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Guest Post: Author Sue Moorcroft

All I’ve been thinking about for the past couple of weeks is the rewrites on my work-in-progress novel, Love & Freedom, which comes out on 1 June 2011. Rewrites, rewrites, rewrites, REWRITES.

Rewrites or editing or polishing or revisions – they come under several titles but they’re an inevitable part of a writer’s life. As soon as your work comes under the scrutiny of a fresh pair of eyes, every scamped piece of research, saggy bit, hole in the plot or break in the continuity might as well be highlighted in neon pink. To the fresh pair of eyes, that is, not to you – or you’d put it right before you sent it in.

The way that Choc Lit, my publisher, works, is to give me preliminary edits, first. In other words, they focus on big changes. In the case of Love & Freedom, that meant tightening a couple of early chapters into one and expanding a later chapter into two, putting in a few more hints leading to a twist in the plot etc. A few research questions were raised at the same time – but, yes, I was sure about an American getting a UK bank account, sure that there are buses that travel from Brighton to Rottingdean via Woodingdean and that the shops on Brighton beach are open on summer Sundays. I was equally as sure that if Honor, my heroine, stood in the entrance to Brighton Pier she’d be able to see the West Pier … But, just to be sure, I texted my son and he went and stood in position before he rang me – and said Honor would have to be about seventeen feet tall to see over the kiosks.

Oh-kay … So never be sure of your research before you’re really sure of your research.

Having spent about ten days making the changes, I’m now reading through the book on paper, because it looks quite different to the screen, and doing my final polish.

Final, that is, until the copy editor sends the whole thing back again – this time focusing on all the small stuff.

But, I really don’t mind. I like rewriting. I like the feeling of making the book as good as I can and finding the exact word or phrase that’s going to make my sentence dance or my hero smoulder. I like the publisher working with me to exactly the same end. It’s worth it.

Sue Moorcroft writes romantic novels of dauntless heroines and irresistible heroes. Want to Know a Secret?, All That Mullarkey and Starting Over are all published by Choc Lit. Combining that success with her experience as a creative writing tutor, she’s written a ‘how to’ book, Love Writing – How to Make Money From Writing Romantic and Erotic Fiction (Accent Press). Sue also writes short stories, serials, articles and courses and is the head judge for Writers’ Forum. Check out her Author Website, her Blog for news and writing tips and you’re welcome to befriend Sue on Facebook or Follow Sue on Twitter.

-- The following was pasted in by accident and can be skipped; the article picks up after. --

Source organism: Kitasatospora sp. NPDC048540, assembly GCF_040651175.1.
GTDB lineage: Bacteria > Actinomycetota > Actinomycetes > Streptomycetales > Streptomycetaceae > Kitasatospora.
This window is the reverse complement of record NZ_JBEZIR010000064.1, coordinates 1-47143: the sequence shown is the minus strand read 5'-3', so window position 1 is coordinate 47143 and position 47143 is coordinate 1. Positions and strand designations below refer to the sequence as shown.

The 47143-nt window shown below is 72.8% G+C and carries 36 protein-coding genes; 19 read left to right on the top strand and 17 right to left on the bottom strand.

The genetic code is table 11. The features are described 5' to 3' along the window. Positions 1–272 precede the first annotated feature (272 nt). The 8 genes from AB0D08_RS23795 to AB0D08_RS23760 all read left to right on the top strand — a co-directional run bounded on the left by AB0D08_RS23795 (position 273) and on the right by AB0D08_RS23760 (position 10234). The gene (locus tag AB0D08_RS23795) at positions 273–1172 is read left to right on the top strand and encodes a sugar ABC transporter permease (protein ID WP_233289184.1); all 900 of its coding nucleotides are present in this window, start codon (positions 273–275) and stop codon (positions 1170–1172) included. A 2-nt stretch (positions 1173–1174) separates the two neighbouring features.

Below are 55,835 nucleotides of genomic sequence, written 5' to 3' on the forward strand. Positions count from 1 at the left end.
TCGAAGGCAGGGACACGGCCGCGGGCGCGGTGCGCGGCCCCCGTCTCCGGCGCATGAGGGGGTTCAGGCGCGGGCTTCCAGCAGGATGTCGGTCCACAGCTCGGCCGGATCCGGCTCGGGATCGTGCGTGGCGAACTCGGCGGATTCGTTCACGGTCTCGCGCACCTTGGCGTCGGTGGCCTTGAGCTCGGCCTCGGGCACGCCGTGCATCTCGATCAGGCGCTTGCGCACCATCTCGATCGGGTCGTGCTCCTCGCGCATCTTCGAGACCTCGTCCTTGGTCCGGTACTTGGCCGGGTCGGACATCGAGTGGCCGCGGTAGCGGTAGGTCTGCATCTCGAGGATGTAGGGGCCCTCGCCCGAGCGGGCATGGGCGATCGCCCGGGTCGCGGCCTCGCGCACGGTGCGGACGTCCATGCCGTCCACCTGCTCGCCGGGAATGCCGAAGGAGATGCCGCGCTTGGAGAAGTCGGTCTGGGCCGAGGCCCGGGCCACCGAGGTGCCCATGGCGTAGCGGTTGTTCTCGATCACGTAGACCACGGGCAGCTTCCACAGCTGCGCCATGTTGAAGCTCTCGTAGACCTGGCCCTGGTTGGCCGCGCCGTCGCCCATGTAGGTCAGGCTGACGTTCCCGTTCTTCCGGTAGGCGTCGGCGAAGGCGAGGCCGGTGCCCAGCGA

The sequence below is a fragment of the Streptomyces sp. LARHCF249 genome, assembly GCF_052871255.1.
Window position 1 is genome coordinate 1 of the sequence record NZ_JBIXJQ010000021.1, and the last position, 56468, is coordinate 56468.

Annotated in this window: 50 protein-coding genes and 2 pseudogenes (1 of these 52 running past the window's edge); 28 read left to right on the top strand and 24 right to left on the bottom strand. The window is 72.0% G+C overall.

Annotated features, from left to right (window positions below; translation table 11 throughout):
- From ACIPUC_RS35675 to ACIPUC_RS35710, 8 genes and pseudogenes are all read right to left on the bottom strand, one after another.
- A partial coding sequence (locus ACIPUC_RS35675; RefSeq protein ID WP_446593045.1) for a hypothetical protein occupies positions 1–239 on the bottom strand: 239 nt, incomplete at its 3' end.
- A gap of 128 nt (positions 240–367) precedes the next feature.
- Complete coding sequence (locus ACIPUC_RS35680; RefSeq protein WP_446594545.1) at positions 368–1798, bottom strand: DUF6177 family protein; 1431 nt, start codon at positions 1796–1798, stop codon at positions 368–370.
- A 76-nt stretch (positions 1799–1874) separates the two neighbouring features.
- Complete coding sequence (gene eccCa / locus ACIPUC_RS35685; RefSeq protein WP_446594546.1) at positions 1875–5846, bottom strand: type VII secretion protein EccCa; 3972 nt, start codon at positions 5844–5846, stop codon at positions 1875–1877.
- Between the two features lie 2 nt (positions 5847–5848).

Comments

kath
Reply

How gorgeous is the cover to Love & Freedom? Welcome to the Nut Press, Sue! It’s lovely to have you here.

I’ve only been fortunate enough to work with an editor on my non-fiction writing so far but I do enjoy editing. I like tweaking something until it’s the best I think it can be.

Rebecca Emin
Reply

I so agree, edits can be so enjoyable, when you think of the end result. Isn’t it strange how things look different on paper as well, I often spot mistakes on paper that I’ve read through multiple times on screen and not noticed.

The cover of ‘Love and Freedom’ is so gorgeous. I’d add it to my wish list, if it wasn’t already on there!

leah fleming
Reply

Having just finished massive re writes for the forthcoming Titanic novel The Captain’s Daughter. I heartlily agree with your article re. edits. We learn so much from that process, hard as it sometimes is to see lines crossed out or queried. My editor has made me look at last sentences of every paragraph etc and tightened up sloppy dialogue. You have to be humble in this business and flexible but able to stand firm to things you feel must be left. As Stephen King said, ” Write the first draft with door closed and second with it open.”

Liz Harris
Reply

An interesting posting, Sue.

I totally agree with your comment ‘I like rewriting. I like the feeling of making the book as good as I can and finding the exact word or phrase that’s going to make my sentence dance or my hero smoulder.’

There is little as exciting as seeing your book get better and better as you make each change – every improvement brings the story and characters alive to a greater degree, and that’s wonderful.

Liz X

Sue Moorcroft
Reply

Thanks for all your comments, folks, and glad the cover is exciting so much favourable comment.

Was just thinking that I treat editors as I used to treat my children: say ‘yes’ to everything I can – and when I say ‘no’ they know I mean it. 🙂

LSX

kath
Reply

Thanks Sue for your post and comment – treating editors as you would your children/squirrels sounds like good advice! Thanks everyone for dropping by and commenting.

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